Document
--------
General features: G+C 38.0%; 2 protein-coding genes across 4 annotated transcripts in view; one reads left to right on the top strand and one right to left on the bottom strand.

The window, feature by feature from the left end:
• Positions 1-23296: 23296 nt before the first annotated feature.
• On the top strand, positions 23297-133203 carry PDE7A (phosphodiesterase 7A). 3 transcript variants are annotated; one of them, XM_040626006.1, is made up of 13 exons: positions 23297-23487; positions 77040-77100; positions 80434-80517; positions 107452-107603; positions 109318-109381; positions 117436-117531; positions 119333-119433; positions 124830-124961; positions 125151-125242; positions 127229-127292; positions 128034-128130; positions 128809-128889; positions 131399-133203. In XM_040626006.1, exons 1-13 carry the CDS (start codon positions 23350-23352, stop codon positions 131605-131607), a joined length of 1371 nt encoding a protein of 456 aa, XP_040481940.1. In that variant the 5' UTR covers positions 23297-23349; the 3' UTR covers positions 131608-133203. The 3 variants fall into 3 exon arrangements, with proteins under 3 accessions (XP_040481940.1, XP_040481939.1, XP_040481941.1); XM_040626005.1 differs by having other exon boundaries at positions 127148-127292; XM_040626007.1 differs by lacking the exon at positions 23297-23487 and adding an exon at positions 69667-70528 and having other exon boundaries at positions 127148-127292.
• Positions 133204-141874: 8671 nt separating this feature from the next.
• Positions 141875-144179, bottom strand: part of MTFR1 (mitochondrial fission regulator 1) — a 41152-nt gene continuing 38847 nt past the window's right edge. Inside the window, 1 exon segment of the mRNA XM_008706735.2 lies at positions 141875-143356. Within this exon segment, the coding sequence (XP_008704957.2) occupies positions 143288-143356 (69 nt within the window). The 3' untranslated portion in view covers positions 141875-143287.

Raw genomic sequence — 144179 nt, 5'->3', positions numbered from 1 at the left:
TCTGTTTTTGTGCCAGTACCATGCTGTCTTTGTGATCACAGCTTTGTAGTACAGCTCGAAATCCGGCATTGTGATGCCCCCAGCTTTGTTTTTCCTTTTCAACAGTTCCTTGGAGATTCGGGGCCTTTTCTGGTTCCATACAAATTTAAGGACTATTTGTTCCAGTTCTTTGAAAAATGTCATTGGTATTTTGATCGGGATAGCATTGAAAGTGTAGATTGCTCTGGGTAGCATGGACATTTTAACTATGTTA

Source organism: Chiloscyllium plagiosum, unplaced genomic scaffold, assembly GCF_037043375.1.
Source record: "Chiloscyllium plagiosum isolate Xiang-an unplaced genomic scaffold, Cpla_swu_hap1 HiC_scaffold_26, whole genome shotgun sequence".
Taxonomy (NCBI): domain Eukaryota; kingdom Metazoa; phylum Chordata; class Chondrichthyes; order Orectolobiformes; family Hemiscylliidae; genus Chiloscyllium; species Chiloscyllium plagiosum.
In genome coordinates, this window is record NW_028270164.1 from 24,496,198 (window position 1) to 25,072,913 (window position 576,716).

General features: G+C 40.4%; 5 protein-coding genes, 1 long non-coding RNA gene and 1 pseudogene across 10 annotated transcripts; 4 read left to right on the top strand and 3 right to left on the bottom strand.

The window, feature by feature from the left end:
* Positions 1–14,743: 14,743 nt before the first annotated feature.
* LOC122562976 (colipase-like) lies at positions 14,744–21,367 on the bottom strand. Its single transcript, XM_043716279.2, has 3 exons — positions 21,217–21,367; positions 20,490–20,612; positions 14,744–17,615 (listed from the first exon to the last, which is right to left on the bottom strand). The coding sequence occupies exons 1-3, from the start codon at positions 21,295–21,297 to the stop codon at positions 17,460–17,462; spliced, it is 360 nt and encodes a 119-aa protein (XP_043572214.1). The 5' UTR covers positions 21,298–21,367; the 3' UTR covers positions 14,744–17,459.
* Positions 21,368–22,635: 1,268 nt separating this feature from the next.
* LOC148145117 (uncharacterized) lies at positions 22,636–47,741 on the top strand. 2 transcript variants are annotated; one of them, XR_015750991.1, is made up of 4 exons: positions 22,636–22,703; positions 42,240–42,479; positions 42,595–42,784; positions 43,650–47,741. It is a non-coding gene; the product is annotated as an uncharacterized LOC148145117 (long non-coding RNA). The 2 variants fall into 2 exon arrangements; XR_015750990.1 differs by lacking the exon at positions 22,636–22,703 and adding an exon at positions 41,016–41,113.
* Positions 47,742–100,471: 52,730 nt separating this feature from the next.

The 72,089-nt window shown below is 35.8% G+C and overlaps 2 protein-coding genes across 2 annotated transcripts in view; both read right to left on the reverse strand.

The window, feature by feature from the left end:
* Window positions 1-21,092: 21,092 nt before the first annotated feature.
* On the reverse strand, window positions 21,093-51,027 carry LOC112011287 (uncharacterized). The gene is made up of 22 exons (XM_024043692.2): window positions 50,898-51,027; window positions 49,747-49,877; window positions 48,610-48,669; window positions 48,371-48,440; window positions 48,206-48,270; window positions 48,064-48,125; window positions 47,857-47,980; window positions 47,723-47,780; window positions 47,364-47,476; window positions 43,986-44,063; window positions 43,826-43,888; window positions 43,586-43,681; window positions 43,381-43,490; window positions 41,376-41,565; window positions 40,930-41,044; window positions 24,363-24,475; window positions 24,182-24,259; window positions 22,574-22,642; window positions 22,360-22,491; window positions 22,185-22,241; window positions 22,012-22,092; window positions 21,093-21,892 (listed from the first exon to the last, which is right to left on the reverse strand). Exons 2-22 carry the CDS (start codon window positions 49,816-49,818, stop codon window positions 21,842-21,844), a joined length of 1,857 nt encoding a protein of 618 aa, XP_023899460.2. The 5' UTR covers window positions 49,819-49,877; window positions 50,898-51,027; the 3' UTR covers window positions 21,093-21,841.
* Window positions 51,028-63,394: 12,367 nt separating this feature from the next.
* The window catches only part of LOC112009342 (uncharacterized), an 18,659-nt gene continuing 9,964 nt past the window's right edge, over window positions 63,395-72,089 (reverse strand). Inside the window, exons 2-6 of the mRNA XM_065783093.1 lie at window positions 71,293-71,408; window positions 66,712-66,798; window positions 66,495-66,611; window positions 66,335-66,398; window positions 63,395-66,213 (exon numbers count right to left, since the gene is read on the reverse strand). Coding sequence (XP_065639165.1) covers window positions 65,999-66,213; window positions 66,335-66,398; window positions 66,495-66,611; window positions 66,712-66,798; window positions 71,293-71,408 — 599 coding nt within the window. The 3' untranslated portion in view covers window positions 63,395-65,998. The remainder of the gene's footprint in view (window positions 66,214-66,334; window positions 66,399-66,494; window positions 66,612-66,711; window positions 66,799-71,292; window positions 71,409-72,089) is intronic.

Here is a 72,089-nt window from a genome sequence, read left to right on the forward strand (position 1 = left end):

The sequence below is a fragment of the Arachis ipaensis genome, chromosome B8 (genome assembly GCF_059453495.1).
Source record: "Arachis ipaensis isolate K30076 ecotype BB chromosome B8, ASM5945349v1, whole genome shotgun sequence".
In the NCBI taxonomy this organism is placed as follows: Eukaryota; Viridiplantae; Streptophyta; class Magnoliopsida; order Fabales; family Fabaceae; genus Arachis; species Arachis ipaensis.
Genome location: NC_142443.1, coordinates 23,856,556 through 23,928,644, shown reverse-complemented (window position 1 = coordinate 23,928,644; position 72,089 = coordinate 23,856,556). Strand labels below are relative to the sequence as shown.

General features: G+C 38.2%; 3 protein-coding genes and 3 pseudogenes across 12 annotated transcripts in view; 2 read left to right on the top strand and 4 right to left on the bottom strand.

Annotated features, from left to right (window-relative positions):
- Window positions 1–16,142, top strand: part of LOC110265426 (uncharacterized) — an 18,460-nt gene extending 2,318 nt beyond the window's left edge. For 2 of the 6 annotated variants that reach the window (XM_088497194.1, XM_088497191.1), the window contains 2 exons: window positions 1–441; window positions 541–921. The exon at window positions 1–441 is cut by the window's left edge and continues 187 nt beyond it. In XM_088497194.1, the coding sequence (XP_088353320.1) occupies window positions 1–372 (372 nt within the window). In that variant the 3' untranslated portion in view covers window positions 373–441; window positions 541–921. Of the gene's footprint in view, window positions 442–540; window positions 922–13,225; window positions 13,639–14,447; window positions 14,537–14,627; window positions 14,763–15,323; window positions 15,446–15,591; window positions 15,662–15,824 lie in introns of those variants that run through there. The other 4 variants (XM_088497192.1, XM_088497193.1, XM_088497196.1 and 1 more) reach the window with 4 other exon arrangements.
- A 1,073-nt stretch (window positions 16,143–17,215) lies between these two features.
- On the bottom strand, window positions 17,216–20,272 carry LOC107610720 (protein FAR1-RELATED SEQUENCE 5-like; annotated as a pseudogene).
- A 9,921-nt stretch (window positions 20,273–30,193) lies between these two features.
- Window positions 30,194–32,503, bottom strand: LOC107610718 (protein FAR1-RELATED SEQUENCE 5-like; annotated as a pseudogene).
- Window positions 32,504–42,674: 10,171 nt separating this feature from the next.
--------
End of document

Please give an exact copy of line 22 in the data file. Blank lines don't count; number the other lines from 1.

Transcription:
* Window positions 1-21,092: 21,092 nt before the first annotated feature.